Susan B. Anthony addresses territorial legislature on October 19, 1871, then helps found Washington Woman Suffrage Association
October 15, 2023 at 8:00 a.m.
On October 19, 1871, Susan B. Anthony (1820-1906), national women's rights leader and vice president of the National Woman Suffrage Association, becomes the first woman to address the Washington Territorial Legislature. She and Oregon suffragist Abigail Scott Duniway (1834-1915) are touring Oregon and Washington Territory to promote the cause of woman suffrage. Nine days after Anthony's speech, the two women will help organize the Washington Woman Suffrage Association.
Spreading the Word
In the fall of 1871, noted woman suffrage advocates Susan B. Anthony and Abigail Scott Duniway toured the major towns of Oregon and Washington to promote women's right to vote. They arrived in Olympia on October 18 and were hosted at the home of Albert and Olive Manning, civic leaders in the city and active suffrage supporters.
Washington Territory had flirted with woman suffrage since its earliest days. At the first session of the territorial legislature in February 1854, Arthur Denny (1822-1899), one of the founders of Seattle, proposed a measure to grant the vote to all white females over the age of 18. It was defeated by a single vote.
Weeks before the visit by Anthony and Duniway, Representative Daniel Bigelow (1824-1905) of Olympia had introduced a bill that would have given women the right to vote on the very question of whether they should be granted the right to vote. On October 17 the legislature, by a margin of 18 to eight, voted to invite Anthony to speak on the issue.
Anthony took the rostrum to address the legislature shortly after 2:00 p.m. on October 19, 1871. A large number of women had been allowed into the chamber itself and the lobby outside was crowded with interested men and women. Anthony began by stating that this was both her first appearance before a legislature and the first time in American history that a woman had been allowed to speak to lawmakers while they were in session.
Anthony then cited several provisions of the U.S. Constitution and those of various states that guaranteed rights to the people, without regard to gender. She noted that the Declaration of Independence, after listing "self-evident" truths, stated that "whenever any Form of Government becomes destructive of these ends, it is the right of the people to alter or to abolish it" (Declaration of Independence). How, she asked, could this be done peaceably without granting to all the people the right to vote?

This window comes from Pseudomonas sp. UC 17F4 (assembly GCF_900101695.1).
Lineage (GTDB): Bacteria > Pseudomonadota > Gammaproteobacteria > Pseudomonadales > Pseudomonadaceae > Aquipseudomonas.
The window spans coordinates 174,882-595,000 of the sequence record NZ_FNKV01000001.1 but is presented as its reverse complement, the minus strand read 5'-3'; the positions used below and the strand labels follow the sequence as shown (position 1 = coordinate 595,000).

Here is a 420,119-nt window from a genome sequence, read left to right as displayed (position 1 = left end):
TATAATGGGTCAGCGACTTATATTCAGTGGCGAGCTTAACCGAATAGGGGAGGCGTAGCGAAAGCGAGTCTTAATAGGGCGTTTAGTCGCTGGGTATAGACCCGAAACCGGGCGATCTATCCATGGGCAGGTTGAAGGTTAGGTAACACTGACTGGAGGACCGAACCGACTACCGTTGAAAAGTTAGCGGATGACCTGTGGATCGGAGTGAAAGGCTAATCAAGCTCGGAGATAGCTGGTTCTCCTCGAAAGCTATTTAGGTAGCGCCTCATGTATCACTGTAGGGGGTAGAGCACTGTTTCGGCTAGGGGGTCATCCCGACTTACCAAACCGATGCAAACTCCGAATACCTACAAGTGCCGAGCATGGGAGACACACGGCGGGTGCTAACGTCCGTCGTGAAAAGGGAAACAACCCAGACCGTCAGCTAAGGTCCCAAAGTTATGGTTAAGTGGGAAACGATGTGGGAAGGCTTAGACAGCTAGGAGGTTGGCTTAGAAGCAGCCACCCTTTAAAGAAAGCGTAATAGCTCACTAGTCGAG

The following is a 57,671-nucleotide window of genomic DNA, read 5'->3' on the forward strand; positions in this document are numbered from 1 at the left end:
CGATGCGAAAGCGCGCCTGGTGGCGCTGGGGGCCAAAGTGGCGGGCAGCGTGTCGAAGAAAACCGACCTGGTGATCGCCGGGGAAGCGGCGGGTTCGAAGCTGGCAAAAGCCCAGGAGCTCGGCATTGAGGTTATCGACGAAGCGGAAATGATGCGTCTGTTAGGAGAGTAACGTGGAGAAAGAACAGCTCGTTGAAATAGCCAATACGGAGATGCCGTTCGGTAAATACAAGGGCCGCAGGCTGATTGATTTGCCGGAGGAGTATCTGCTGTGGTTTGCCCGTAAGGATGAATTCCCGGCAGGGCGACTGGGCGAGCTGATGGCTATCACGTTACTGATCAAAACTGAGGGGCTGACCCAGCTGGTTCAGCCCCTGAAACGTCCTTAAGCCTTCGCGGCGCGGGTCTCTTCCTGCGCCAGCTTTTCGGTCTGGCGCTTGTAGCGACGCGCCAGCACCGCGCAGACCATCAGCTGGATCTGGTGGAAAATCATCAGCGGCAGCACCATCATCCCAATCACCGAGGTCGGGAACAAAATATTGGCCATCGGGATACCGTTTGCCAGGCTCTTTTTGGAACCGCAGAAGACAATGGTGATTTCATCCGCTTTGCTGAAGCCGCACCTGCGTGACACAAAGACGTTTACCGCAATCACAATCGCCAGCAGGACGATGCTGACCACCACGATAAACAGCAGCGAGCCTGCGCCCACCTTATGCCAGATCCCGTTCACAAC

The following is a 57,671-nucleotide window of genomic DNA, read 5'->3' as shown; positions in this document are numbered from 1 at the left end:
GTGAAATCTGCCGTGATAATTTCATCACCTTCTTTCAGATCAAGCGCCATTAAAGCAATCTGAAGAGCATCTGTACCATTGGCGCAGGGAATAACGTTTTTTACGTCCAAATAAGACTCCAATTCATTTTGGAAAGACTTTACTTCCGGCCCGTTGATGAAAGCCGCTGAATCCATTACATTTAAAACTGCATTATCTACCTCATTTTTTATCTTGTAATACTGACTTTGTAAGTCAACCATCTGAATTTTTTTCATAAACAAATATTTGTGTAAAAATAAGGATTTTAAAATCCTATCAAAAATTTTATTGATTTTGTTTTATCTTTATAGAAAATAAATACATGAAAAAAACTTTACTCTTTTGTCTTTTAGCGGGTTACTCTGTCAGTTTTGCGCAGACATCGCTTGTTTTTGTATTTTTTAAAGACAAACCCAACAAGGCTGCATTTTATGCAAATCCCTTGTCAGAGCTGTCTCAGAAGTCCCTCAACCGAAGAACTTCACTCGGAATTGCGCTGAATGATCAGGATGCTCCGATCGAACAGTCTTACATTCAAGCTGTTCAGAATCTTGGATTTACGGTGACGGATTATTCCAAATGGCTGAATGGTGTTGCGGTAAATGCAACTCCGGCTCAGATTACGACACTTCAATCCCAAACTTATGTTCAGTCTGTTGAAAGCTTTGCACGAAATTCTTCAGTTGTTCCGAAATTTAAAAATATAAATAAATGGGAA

Addressing the argument that the use in the nation's founding documents of the male pronouns "he" and "his" necessarily excluded women, Anthony argued that if this was so, laws imposing penalties and levying taxes should only apply to men. Citing provisions of constitutional amendments that guaranteed rights to all citizens, she argued that women, if they were to be regarded as citizens, were equal beneficiaries of those guarantees, including the right to vote.
Anthony continued in a similar vein, demonstrating a broad knowledge of constitutional law and court decisions interpreting that document. To the surprise of some, she argued against Representative Bigelow's proposed law, noting that the rights of the people were embodied in the constitution and therefore not subject to legislative tinkering.
Many territorial newspapers gave Anthony's speech generally high marks. She herself noted in her diary:
"October 19 Thursday. Olympia Wash Ter Addressed Legislature at 2 P.M. Assembly room packed — Made pretty good argument" (The Selected Papers ...).
Nine days after the speech, on October 28, a convention organized by Anthony, Duniway, and local supporters was held in Olympia. Out of that convention came the Washington Woman Suffrage Association, which would continue the fight to win the vote.
It was to be a long battle. The majority of territorial legislators were not persuaded by Anthony's speech or the new organization. Evidently feeling threatened, they reacted by passing, on November 28, 1871, a law withholding the vote from women "until the Congress of the United States of America shall, by direct legislation, declare the same to be the supreme law of the land" ("Suffrage in the Pacific Northwest ... ).
Abigail Scott Duniway, Path Breaking: An Autobiographical History of the Equal Suffrage Movement in Pacific Coast States (Portland: James, Kerns and Abbott Company, 1914); T. A. Larson, "The Woman Suffrage Movement in Washington," Pacific Northwest Quarterly, Vol. 67, No. 2 (April 1976), p. 31; Ruth Barnes Moynihan, Rebel for Rights: Abigail Scott Duniway (New Haven: Yale University Press, 1983), 93; Declaration of Independence, United States Archives Charters of Freedom website accessed October 17, 2013 (http://www.archives.gov/exhibits/charters/declaration_transcript.html); The Selected Papers of Elizabeth Cady Stanton and Susan B. Anthony: Against an Aristocracy of Sex, 1866 to 1873 ed. by Ann Gordon (New Brunswick, New Jersey: Rutgers University Press, 1997) 455-458; Stella E. Pierce, "Suffrage in the Pacific Northwest: Old Oregon and Washington," The Washington Historical Quarterly, Volume 3 (April 1, 1912), pp. 110, 111; "Washington: Crusade in the Northwest," Women of the West Museum website accessed October 17, 2013 (http://theautry.org/explore/exhibits/suffrage/suffrage_wa.html).
Note: This essay was substantially expanded and corrected, including as to dates of the events described, on October 18, 2013.